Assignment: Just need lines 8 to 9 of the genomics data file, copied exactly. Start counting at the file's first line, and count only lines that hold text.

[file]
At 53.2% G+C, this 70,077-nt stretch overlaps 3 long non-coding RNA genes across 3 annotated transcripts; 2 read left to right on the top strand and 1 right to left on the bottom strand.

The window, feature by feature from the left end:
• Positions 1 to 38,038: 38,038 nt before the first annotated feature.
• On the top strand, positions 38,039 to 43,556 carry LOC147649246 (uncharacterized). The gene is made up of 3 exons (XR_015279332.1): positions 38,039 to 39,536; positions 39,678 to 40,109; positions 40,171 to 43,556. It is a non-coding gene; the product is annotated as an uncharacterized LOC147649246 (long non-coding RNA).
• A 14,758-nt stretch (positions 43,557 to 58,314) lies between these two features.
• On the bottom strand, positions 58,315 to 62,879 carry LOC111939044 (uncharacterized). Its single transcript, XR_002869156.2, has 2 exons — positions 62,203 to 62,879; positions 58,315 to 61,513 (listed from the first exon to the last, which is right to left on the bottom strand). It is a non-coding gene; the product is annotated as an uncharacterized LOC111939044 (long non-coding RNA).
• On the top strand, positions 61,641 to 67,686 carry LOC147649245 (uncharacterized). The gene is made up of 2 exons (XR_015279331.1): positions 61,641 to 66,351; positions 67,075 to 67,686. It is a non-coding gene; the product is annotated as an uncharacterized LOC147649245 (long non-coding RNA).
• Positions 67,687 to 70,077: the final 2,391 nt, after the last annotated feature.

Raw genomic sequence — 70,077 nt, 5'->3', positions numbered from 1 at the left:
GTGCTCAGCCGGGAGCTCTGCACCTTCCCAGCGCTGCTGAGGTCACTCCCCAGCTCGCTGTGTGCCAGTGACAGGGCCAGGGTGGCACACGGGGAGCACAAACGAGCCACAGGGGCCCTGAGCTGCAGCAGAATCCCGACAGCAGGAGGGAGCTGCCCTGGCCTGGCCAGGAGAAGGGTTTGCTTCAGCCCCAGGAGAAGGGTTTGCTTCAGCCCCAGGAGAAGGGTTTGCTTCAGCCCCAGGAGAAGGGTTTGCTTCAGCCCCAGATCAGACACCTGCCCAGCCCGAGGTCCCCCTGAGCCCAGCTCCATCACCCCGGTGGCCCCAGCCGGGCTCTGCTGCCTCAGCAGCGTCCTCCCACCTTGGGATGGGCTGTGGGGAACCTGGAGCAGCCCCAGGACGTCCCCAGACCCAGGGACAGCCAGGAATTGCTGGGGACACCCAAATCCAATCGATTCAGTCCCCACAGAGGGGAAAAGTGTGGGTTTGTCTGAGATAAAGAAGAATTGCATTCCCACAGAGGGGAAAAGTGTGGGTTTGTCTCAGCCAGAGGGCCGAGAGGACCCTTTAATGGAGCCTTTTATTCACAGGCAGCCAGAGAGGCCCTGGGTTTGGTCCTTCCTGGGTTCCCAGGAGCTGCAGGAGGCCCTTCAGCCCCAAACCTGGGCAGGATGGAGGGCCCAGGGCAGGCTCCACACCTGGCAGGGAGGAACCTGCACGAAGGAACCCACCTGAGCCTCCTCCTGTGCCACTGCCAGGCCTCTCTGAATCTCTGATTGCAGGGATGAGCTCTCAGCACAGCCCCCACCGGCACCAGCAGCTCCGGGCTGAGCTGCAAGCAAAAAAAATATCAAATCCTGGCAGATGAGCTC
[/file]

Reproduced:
• Positions 67,687 to 70,077: the final 2,391 nt, after the last annotated feature.

Raw genomic sequence — 70,077 nt, 5'->3', positions numbered from 1 at the left: